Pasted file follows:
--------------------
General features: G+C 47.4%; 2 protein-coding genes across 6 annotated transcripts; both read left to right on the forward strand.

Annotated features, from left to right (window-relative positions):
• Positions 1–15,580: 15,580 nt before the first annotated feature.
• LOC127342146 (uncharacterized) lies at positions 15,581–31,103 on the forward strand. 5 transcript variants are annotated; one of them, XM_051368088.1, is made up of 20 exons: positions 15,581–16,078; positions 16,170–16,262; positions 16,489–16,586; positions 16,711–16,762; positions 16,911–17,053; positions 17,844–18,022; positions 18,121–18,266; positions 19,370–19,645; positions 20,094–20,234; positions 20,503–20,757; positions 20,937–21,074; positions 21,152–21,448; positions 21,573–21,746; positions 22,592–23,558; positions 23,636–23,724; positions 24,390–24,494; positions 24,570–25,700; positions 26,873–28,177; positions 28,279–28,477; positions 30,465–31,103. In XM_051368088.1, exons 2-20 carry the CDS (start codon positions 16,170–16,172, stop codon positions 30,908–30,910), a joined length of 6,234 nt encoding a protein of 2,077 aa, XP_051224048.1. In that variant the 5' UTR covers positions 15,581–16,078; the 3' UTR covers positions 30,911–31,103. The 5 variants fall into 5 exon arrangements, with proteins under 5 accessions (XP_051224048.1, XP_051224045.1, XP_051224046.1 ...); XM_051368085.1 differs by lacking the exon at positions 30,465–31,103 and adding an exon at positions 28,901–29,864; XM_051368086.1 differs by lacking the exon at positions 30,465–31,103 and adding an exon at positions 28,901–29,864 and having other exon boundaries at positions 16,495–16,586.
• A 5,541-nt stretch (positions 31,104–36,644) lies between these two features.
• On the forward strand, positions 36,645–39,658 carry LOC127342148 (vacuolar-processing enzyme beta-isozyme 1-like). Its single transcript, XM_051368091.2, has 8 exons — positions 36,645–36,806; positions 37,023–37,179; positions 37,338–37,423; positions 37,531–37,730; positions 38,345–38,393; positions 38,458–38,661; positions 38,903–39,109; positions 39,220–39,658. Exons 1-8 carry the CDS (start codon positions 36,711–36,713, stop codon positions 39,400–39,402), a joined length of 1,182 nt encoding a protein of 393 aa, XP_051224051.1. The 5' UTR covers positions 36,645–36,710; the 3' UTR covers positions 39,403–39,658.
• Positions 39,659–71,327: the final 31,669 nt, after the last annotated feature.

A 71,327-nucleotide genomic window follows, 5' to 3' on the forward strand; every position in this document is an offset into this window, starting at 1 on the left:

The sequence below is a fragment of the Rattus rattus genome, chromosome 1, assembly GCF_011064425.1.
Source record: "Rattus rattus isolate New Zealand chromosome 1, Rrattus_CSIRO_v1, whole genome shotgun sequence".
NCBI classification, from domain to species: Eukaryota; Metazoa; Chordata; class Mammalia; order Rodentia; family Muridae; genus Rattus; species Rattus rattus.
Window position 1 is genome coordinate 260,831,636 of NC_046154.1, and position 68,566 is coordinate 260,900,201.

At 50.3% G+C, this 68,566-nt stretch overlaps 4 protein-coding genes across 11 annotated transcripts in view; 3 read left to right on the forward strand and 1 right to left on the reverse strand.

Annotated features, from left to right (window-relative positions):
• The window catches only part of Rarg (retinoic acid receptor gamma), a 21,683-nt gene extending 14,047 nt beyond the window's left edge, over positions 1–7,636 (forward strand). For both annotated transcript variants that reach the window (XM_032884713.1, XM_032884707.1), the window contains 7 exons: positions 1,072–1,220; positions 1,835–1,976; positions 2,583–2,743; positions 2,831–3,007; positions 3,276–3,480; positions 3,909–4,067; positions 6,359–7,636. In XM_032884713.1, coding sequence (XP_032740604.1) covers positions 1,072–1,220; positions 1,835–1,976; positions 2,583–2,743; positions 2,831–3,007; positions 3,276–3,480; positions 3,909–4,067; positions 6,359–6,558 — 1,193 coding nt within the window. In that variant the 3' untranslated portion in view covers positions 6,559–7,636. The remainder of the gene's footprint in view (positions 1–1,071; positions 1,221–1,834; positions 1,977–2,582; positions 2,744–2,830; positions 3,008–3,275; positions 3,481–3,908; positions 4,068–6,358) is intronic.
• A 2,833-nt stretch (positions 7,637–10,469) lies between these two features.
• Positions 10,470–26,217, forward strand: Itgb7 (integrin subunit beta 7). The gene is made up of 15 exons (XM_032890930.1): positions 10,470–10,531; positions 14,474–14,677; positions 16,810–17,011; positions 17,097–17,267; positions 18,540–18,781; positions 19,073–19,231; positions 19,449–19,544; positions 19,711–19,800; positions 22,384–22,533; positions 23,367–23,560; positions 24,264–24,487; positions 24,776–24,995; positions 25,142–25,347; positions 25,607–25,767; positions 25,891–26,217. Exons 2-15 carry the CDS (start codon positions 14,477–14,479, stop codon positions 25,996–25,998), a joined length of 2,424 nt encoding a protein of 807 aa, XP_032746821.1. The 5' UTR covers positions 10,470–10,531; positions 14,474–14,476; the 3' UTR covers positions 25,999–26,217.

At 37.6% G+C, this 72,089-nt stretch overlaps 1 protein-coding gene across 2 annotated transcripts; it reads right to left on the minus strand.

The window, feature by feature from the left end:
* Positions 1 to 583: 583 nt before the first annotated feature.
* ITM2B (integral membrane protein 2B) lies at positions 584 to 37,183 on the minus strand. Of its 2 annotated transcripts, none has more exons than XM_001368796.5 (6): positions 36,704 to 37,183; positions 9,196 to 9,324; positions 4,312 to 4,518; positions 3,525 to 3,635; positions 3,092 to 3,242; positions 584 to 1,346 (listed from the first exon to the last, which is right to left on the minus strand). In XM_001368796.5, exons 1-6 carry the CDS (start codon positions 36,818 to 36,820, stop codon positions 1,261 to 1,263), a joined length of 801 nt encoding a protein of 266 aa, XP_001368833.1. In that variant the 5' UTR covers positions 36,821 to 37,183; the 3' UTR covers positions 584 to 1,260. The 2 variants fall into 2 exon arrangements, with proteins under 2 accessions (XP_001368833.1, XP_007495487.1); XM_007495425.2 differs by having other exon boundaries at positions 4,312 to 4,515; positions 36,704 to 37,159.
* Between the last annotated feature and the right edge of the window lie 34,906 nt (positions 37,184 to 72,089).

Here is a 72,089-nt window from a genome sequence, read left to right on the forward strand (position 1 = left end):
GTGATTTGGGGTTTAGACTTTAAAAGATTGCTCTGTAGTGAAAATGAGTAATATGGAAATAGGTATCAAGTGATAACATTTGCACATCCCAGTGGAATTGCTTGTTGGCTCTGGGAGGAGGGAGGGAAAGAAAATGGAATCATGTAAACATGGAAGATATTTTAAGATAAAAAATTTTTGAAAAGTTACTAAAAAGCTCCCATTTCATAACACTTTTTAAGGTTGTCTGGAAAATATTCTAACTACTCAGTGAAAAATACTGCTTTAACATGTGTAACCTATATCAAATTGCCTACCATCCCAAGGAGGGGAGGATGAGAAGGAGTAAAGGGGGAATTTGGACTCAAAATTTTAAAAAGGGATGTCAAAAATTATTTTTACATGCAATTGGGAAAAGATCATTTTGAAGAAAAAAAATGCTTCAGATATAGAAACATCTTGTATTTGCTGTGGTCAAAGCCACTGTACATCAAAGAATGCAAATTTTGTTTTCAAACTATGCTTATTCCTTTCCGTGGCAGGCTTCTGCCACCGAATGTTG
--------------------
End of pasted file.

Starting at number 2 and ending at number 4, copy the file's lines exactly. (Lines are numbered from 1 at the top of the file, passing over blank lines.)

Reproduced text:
Annotated features, from left to right (window-relative positions):
• Positions 1–15,580: 15,580 nt before the first annotated feature.
• LOC127342146 (uncharacterized) lies at positions 15,581–31,103 on the forward strand. 5 transcript variants are annotated; one of them, XM_051368088.1, is made up of 20 exons: positions 15,581–16,078; positions 16,170–16,262; positions 16,489–16,586; positions 16,711–16,762; positions 16,911–17,053; positions 17,844–18,022; positions 18,121–18,266; positions 19,370–19,645; positions 20,094–20,234; positions 20,503–20,757; positions 20,937–21,074; positions 21,152–21,448; positions 21,573–21,746; positions 22,592–23,558; positions 23,636–23,724; positions 24,390–24,494; positions 24,570–25,700; positions 26,873–28,177; positions 28,279–28,477; positions 30,465–31,103. In XM_051368088.1, exons 2-20 carry the CDS (start codon positions 16,170–16,172, stop codon positions 30,908–30,910), a joined length of 6,234 nt encoding a protein of 2,077 aa, XP_051224048.1. In that variant the 5' UTR covers positions 15,581–16,078; the 3' UTR covers positions 30,911–31,103. The 5 variants fall into 5 exon arrangements, with proteins under 5 accessions (XP_051224048.1, XP_051224045.1, XP_051224046.1 ...); XM_051368085.1 differs by lacking the exon at positions 30,465–31,103 and adding an exon at positions 28,901–29,864; XM_051368086.1 differs by lacking the exon at positions 30,465–31,103 and adding an exon at positions 28,901–29,864 and having other exon boundaries at positions 16,495–16,586.